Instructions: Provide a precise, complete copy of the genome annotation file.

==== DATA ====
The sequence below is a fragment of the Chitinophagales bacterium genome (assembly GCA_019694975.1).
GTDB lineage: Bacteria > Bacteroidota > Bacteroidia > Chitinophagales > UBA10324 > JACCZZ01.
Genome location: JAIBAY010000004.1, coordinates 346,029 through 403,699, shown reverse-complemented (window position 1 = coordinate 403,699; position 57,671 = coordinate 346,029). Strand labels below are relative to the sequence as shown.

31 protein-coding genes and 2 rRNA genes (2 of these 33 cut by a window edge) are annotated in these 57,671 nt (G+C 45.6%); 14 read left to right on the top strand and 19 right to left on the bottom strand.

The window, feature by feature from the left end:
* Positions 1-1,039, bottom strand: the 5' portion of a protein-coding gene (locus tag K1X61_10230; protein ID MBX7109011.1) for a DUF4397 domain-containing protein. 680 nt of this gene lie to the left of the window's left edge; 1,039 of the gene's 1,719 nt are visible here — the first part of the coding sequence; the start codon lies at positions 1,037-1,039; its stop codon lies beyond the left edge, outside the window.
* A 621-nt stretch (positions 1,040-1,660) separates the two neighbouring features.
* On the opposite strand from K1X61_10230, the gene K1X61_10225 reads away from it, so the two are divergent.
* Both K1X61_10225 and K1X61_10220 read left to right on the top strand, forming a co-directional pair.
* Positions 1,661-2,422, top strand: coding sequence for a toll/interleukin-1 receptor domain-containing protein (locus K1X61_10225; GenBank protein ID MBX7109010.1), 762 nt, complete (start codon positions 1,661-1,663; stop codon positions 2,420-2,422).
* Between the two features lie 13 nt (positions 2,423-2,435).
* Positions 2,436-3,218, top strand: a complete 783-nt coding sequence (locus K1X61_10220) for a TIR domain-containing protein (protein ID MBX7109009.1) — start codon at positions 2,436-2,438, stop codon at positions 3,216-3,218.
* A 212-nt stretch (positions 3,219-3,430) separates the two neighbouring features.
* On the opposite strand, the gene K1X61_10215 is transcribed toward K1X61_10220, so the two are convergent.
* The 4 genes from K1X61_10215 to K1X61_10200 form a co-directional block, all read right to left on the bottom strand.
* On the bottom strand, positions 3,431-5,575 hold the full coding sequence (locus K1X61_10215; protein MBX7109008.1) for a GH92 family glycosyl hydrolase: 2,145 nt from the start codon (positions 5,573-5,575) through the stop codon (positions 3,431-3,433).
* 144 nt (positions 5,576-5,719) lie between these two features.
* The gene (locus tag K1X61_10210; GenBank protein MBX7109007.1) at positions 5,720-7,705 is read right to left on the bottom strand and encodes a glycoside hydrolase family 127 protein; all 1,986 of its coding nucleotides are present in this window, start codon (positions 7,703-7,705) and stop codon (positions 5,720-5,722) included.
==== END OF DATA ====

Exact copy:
The sequence below is a fragment of the Chitinophagales bacterium genome (assembly GCA_019694975.1).
GTDB lineage: Bacteria > Bacteroidota > Bacteroidia > Chitinophagales > UBA10324 > JACCZZ01.
Genome location: JAIBAY010000004.1, coordinates 346,029 through 403,699, shown reverse-complemented (window position 1 = coordinate 403,699; position 57,671 = coordinate 346,029). Strand labels below are relative to the sequence as shown.

31 protein-coding genes and 2 rRNA genes (2 of these 33 cut by a window edge) are annotated in these 57,671 nt (G+C 45.6%); 14 read left to right on the top strand and 19 right to left on the bottom strand.

The window, feature by feature from the left end:
* Positions 1-1,039, bottom strand: the 5' portion of a protein-coding gene (locus tag K1X61_10230; protein ID MBX7109011.1) for a DUF4397 domain-containing protein. 680 nt of this gene lie to the left of the window's left edge; 1,039 of the gene's 1,719 nt are visible here — the first part of the coding sequence; the start codon lies at positions 1,037-1,039; its stop codon lies beyond the left edge, outside the window.
* A 621-nt stretch (positions 1,040-1,660) separates the two neighbouring features.
* On the opposite strand from K1X61_10230, the gene K1X61_10225 reads away from it, so the two are divergent.
* Both K1X61_10225 and K1X61_10220 read left to right on the top strand, forming a co-directional pair.
* Positions 1,661-2,422, top strand: coding sequence for a toll/interleukin-1 receptor domain-containing protein (locus K1X61_10225; GenBank protein ID MBX7109010.1), 762 nt, complete (start codon positions 1,661-1,663; stop codon positions 2,420-2,422).
* Between the two features lie 13 nt (positions 2,423-2,435).
* Positions 2,436-3,218, top strand: a complete 783-nt coding sequence (locus K1X61_10220) for a TIR domain-containing protein (protein ID MBX7109009.1) — start codon at positions 2,436-2,438, stop codon at positions 3,216-3,218.
* A 212-nt stretch (positions 3,219-3,430) separates the two neighbouring features.
* On the opposite strand, the gene K1X61_10215 is transcribed toward K1X61_10220, so the two are convergent.
* The 4 genes from K1X61_10215 to K1X61_10200 form a co-directional block, all read right to left on the bottom strand.
* On the bottom strand, positions 3,431-5,575 hold the full coding sequence (locus K1X61_10215; protein MBX7109008.1) for a GH92 family glycosyl hydrolase: 2,145 nt from the start codon (positions 5,573-5,575) through the stop codon (positions 3,431-3,433).
* 144 nt (positions 5,576-5,719) lie between these two features.
* The gene (locus tag K1X61_10210; GenBank protein MBX7109007.1) at positions 5,720-7,705 is read right to left on the bottom strand and encodes a glycoside hydrolase family 127 protein; all 1,986 of its coding nucleotides are present in this window, start codon (positions 7,703-7,705) and stop codon (positions 5,720-5,722) included.